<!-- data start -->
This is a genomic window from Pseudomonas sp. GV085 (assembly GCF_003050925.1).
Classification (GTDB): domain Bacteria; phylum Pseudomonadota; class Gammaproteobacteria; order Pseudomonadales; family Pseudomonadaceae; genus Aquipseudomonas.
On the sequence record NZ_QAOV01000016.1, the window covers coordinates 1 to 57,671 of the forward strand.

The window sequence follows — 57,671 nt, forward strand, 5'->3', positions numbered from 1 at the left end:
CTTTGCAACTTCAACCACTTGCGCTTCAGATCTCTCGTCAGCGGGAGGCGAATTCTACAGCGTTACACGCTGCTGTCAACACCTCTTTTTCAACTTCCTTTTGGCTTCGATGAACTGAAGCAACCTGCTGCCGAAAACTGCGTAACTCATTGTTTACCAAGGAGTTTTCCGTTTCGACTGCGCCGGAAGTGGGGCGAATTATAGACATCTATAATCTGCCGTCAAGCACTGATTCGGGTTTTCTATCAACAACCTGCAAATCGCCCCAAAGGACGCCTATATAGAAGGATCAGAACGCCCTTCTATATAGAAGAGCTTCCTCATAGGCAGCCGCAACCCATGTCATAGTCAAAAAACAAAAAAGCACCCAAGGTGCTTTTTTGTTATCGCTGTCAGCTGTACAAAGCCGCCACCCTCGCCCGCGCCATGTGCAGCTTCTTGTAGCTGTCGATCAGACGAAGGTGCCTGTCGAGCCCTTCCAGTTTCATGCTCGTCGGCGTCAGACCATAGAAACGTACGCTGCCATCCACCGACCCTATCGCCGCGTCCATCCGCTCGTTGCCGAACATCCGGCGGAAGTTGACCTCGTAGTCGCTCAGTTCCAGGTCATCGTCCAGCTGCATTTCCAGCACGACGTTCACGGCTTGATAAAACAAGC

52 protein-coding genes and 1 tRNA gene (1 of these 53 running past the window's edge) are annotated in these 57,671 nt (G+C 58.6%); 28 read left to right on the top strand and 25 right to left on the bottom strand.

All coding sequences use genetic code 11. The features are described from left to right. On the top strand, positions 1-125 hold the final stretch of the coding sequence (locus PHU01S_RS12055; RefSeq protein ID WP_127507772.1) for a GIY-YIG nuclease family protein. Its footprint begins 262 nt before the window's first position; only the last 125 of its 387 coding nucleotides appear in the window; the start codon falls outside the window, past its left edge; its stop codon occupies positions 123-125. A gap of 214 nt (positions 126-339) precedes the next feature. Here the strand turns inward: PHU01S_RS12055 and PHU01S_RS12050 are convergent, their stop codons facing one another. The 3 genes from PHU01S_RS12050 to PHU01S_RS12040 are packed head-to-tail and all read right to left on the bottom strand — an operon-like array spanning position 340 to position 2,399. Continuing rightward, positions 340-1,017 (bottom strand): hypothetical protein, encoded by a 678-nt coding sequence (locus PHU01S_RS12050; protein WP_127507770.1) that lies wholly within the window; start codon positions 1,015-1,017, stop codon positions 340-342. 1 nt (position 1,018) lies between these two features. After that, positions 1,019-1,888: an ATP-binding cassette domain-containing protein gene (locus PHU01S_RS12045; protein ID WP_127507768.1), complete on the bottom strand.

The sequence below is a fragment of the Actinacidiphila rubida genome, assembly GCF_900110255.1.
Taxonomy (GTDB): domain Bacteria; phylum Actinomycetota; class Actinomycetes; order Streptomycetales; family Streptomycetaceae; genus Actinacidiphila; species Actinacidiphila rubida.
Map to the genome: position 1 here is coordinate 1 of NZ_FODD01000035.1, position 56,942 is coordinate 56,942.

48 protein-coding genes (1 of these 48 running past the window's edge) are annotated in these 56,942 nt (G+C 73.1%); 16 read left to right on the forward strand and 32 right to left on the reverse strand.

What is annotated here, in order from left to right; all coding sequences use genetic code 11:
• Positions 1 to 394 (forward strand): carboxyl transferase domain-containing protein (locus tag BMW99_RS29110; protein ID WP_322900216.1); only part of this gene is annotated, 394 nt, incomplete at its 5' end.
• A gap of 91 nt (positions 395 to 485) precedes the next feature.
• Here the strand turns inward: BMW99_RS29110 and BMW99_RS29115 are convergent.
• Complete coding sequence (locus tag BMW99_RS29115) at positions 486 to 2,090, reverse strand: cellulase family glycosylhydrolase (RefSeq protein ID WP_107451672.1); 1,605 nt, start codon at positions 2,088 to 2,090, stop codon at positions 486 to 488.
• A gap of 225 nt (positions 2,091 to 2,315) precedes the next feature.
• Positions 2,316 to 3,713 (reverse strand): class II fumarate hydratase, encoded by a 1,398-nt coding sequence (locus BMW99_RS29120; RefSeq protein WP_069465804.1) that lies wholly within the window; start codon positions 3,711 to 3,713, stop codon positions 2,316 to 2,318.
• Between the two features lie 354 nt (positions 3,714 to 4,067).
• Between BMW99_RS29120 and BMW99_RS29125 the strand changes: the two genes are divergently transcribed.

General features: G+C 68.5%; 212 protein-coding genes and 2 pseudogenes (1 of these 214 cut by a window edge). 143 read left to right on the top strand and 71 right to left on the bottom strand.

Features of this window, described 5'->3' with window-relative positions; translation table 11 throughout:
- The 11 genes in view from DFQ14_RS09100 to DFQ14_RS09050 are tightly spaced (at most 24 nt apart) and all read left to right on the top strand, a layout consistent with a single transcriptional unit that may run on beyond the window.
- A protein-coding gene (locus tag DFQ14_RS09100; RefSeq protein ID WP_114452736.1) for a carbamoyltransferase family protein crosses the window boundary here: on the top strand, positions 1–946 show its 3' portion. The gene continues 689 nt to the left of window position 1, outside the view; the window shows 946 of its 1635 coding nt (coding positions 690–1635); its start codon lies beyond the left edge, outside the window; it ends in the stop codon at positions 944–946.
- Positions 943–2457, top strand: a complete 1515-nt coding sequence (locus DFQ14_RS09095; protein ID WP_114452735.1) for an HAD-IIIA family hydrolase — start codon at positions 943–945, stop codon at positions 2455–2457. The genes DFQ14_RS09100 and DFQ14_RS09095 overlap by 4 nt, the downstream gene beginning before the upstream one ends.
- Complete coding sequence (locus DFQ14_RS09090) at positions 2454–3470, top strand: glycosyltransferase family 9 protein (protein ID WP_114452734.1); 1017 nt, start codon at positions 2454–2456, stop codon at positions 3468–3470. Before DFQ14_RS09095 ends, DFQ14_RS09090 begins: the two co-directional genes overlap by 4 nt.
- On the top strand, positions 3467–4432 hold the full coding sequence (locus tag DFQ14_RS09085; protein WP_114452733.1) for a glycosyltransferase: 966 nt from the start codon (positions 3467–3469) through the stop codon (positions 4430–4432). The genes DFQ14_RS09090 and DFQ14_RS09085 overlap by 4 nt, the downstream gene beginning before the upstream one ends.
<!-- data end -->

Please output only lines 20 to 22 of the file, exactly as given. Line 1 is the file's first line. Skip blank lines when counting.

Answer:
• Between BMW99_RS29120 and BMW99_RS29125 the strand changes: the two genes are divergently transcribed.

General features: G+C 68.5%; 212 protein-coding genes and 2 pseudogenes (1 of these 214 cut by a window edge). 143 read left to right on the top strand and 71 right to left on the bottom strand.

Features of this window, described 5'->3' with window-relative positions; translation table 11 throughout: